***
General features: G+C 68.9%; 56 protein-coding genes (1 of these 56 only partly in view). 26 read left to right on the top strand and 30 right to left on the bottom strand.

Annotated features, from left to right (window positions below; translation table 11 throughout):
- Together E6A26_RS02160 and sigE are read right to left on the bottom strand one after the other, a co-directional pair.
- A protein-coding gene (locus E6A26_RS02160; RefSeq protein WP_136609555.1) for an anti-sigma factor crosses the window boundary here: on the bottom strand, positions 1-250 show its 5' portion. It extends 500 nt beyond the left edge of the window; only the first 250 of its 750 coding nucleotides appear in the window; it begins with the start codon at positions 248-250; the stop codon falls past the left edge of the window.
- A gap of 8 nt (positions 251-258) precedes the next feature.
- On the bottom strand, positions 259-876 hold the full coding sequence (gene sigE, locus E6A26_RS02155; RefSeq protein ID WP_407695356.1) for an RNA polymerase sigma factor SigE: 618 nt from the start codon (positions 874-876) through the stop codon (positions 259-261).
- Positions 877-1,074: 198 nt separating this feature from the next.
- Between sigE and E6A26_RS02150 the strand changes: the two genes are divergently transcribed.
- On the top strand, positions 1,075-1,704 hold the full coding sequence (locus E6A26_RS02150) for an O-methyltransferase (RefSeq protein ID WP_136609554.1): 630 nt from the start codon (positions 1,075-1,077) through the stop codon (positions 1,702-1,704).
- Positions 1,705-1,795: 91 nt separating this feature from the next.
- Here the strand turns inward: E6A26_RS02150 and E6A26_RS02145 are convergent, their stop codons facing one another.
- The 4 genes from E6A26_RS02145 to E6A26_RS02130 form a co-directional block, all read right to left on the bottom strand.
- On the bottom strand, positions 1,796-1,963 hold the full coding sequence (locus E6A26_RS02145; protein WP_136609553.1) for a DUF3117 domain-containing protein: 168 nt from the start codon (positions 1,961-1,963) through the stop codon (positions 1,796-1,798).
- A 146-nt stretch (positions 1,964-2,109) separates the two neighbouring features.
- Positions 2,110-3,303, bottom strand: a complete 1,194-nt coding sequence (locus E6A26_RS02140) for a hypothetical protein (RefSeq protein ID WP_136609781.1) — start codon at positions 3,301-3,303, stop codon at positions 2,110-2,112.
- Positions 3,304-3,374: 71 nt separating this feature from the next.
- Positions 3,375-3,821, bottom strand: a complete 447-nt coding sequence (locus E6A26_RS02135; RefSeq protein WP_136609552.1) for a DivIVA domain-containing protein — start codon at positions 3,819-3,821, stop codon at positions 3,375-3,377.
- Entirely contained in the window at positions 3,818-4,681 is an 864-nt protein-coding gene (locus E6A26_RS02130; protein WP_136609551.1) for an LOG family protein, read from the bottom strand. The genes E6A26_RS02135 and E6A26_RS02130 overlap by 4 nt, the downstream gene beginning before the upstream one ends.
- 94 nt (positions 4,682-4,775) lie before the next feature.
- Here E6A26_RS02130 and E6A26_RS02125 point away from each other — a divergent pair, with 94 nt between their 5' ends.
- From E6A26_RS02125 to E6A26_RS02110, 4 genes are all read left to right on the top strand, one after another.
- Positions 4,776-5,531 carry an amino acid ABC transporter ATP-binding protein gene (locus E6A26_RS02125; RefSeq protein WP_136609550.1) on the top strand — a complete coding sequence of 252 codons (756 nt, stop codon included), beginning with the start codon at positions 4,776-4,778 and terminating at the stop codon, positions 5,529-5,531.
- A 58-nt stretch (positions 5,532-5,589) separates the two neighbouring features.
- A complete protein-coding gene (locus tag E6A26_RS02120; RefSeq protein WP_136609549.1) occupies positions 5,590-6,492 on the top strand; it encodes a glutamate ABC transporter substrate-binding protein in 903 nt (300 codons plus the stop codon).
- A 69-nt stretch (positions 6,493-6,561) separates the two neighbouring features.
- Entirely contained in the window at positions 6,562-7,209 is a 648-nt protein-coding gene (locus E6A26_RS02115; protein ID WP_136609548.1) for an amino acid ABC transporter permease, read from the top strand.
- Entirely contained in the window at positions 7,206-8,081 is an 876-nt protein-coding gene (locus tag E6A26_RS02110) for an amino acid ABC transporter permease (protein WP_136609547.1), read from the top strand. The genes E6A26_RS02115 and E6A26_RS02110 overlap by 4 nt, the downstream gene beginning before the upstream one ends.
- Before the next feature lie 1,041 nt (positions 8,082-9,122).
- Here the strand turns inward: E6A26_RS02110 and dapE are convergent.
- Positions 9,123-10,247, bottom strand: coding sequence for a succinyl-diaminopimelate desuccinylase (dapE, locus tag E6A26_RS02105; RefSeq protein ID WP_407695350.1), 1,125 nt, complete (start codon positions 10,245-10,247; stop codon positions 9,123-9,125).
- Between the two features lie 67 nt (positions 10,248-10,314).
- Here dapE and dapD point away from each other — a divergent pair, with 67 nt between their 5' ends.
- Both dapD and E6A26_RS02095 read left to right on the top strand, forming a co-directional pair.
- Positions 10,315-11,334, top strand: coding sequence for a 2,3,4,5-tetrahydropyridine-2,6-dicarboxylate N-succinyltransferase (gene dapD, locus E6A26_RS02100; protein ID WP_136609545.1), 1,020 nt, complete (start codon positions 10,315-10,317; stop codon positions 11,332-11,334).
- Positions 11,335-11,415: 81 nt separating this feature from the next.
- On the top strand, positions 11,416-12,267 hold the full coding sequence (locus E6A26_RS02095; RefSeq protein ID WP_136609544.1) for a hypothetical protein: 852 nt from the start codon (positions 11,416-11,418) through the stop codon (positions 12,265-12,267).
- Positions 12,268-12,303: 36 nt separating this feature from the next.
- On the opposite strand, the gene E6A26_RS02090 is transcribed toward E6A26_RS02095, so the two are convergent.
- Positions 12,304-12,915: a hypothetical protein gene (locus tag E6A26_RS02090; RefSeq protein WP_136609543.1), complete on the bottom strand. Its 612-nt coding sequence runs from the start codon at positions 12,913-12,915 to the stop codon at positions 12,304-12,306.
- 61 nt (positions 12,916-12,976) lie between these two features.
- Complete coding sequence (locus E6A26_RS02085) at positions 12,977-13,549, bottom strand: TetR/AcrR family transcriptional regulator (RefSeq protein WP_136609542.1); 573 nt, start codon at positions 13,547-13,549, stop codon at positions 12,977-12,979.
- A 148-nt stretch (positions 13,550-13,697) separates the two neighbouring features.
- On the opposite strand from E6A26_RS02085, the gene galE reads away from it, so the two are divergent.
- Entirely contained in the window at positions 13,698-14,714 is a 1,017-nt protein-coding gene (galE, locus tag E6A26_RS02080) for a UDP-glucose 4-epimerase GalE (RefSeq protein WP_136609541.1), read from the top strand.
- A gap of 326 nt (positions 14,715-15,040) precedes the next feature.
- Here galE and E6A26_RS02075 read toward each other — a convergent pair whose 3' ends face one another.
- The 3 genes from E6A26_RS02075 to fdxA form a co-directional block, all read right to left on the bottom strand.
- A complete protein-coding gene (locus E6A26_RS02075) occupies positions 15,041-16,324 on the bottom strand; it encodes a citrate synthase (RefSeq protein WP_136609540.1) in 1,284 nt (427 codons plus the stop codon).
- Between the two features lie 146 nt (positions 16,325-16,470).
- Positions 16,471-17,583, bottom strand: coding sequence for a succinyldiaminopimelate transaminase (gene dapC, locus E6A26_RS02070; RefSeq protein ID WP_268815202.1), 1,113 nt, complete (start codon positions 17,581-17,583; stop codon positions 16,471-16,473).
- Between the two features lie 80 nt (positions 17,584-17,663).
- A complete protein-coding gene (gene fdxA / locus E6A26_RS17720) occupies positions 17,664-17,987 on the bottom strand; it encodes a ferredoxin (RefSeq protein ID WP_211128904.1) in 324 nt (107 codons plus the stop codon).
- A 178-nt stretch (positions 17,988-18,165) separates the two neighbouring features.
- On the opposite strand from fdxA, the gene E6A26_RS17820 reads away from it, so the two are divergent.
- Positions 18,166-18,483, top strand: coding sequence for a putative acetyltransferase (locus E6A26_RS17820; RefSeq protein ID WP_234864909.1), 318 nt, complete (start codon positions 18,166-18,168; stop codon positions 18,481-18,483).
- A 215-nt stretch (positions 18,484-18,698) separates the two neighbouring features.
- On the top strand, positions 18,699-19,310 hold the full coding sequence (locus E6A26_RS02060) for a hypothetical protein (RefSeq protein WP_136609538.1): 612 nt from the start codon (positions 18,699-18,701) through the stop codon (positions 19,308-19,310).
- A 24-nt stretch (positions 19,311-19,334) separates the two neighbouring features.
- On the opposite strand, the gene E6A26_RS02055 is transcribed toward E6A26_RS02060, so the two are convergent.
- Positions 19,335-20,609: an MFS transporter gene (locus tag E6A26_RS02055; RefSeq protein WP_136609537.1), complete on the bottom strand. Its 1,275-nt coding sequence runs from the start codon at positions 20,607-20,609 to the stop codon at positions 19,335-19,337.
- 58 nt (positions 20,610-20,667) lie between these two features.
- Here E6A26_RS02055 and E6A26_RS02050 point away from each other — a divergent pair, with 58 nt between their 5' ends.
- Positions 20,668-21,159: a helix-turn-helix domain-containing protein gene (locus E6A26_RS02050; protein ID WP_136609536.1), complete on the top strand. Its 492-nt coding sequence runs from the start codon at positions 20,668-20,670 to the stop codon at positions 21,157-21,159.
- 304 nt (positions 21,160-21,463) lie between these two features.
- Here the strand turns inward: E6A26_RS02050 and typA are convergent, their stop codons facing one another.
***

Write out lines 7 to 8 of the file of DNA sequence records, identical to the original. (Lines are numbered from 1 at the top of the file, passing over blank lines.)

- Positions 877-1,074: 198 nt separating this feature from the next.
- Between sigE and E6A26_RS02150 the strand changes: the two genes are divergently transcribed.